Recent News

One week after being interviewed by The Washington Post's Ezra Klein, UW Political Science Professor Christopher Parker contributed a guest post to the Post's Monkey Cage Blog. In the article entitled "The Tea Party is better understood as a reactionary conservative force," Parker discusses the rift between congressional Republicans and the Tea Party as well as the difference between the two groups. Professor... Read more
While the tea party served as leverage for House Republicans in their negotiations with Democrats before the 2012 election, after the election the tea party faction within the House of Representatives has become a significant problem to Speaker John Boehner (R-OH) in his attempt to avoid a shutdown of the government. Even though the majority of his party agrees with Boehner on the matter, tea partiers are unwilling to compromise. This rift between the Republican establishment and the tea party faction, The Washington Post's Ezra Klein notes, did not come as a surprise to UW Political Science'... Read more
Washington Post writer Ezra Klein interviewed UW Political Science Professor Christopher Parker about his Tea Party research for the Wonkblog. In the interview titled "'People don't fully appreciate how committed the tea party is to not compromising'," Parker explains why labeling Tea Partiers racist, sexist and homophobic is not just an attempt to write them out of civilized discourse. Based on the survey and content... Read more
In his opinion piece "How Did Conservatives Get This Radical?," Thomas B. Edsall points to the significant impact of the Tea Party faction on House Republicans when they "voted 228 to 1 on Sept. 20 to make continued financing of the federal government contingent on defunding the Affordable Care Act." Considering these radical tactics, Edsall asks "how can Republicans [...] claim to be conservative?" To address this question, Edsall refers to academic research in the... Read more
Many alumni remember a favorite professor who stood out because of their influence along with their uncanny abilities to engender admiration, frustration, or inspiration.  Five such individuals who were powerful forces in the Department have passed away in the last decade:  James R. Townsend in 2004, Daniel Lev in 2006, Donald R. Matthews in 2007, Stuart Scheingold in 2010, and David J. Olson in 2012.  We remember these individuals and honor them in special ways.  Our programs would not be of the quality they are today without the enormous contributions of Professors Jim Townsend, Dan Lev,... Read more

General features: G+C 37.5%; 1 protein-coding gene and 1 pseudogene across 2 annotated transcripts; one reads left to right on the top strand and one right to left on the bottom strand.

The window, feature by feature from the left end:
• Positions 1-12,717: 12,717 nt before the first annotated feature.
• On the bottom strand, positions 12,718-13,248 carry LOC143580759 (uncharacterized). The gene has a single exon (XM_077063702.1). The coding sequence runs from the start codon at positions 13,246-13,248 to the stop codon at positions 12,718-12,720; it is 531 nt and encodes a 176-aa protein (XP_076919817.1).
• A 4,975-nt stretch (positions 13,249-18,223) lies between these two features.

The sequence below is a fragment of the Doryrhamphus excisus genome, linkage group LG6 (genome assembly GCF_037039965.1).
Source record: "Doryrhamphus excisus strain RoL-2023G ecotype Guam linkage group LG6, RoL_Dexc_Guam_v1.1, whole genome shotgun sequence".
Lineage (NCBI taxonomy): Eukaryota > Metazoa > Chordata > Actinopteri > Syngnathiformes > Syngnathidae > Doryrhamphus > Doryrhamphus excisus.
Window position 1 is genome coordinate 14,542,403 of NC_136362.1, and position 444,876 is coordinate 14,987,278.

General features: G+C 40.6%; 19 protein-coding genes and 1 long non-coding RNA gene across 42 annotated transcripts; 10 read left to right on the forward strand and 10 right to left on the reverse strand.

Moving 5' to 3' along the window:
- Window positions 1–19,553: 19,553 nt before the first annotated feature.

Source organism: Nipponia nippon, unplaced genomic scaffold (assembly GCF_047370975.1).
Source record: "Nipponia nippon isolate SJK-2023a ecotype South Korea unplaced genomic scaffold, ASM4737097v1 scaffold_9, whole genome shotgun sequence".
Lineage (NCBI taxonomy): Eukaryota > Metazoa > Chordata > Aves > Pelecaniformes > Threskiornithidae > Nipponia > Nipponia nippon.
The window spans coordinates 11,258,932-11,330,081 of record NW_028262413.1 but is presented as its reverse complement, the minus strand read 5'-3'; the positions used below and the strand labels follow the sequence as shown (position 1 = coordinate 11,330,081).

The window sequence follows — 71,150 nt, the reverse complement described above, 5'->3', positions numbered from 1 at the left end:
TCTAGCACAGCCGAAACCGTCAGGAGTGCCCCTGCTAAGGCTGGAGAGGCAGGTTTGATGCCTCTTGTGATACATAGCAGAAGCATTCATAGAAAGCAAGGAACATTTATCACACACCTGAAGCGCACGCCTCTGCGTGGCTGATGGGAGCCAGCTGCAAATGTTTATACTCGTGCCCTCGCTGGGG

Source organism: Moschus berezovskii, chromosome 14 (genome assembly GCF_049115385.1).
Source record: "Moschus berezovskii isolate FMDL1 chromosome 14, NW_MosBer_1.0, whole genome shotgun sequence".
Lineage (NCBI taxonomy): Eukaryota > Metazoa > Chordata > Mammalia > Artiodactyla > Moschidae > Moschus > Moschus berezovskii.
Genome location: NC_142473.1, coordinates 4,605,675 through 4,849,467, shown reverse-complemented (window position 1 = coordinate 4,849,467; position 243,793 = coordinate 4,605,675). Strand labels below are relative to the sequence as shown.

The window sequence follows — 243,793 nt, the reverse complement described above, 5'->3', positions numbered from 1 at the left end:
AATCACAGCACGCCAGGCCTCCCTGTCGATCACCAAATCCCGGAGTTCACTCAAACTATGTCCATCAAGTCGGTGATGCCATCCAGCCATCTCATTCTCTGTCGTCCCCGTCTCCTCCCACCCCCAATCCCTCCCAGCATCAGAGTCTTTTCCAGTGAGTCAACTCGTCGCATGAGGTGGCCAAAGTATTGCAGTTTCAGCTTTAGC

Several Department of Political Science Alumni were recipients of College of Arts & Sciences Timeless Awards, including Bobbe J. Bridge, Christine Charobonneau, Dow Constantine, Robert Dahl, Norm Dicks, Carver Gayton, Gary Gayton, Byron Gray, Bruce Harrell, Lawrence M. Knopp, Jr., Robert Kocher, Andrew Lewis, Barbara Madsen, John McKay, Heather Pool, Dixie Jo Porter, Travis J. Sullivan, and William Thompson.  See this PDF for photos and bios: Political Science... Read more
Student using laptop
It's 9:30 am. A student shifts her books aside, flips open her laptop, and gets ready for another stimulating lecture on political economy.  As the professor winds through the topic of rent-seeking, the student finds herself a bit confused.  No problem.  She simply hits the pause key and rewinds to listen for a second time.  As you might guess, this is not the traditional classroom.  Welcome, instead, to the world of online learning at the University of Washington. A college education has always involved the transference of knowledge from one generation to the next.  Along the way, students... Read more
Architect of the Capitol Professors Mark A. Smith and Rebecca Thorpe The budget deficit is once again a prominent item on the political agenda. The fiscal cliff deal signed on January 2 included tax increases for the highest earners. The “sequestration” process, which began on March 1, implemented cuts in discretionary spending that Congress and the President initially agreed to in 2011.  For now, at least, the sequestration is taking effect.  What is the likelihood of a follow-up deal with significant cuts in entitlement spending?  Not very. One of the fundamental... Read more
Political Science students and faculty have teamed up to document the role of universities in securing labor rights for apparel workers. The Brand Responsibility Project addresses the relationship between multinational corporations—including Nike Inc. and Russell Athletics—and workers in Central America, looking at cases in which subcontractors have violated the labor rights of their employees. In each case, workers, activists, and consumers succeeded in pressuring global brands to take responsibility for violations committed by their subcontractors. In January of 2009, two apparel... Read more
Since 1955, UW undergraduates have learned about lawmaking by devoting winter quarter to working full time in Olympia for members of the Washington State House of Representatives or Senate.  As part of this enriching experience, interns also meet with state officials, participate in academic seminars, and engage in mock floor debates on current issues. For more than 50 years the Washington State Legislative Internship program has been an important catalyst for careers in politics and public policy. What do King County Executive Dow Constantine, gubernatorial candidate and KIRO Radio host... Read more

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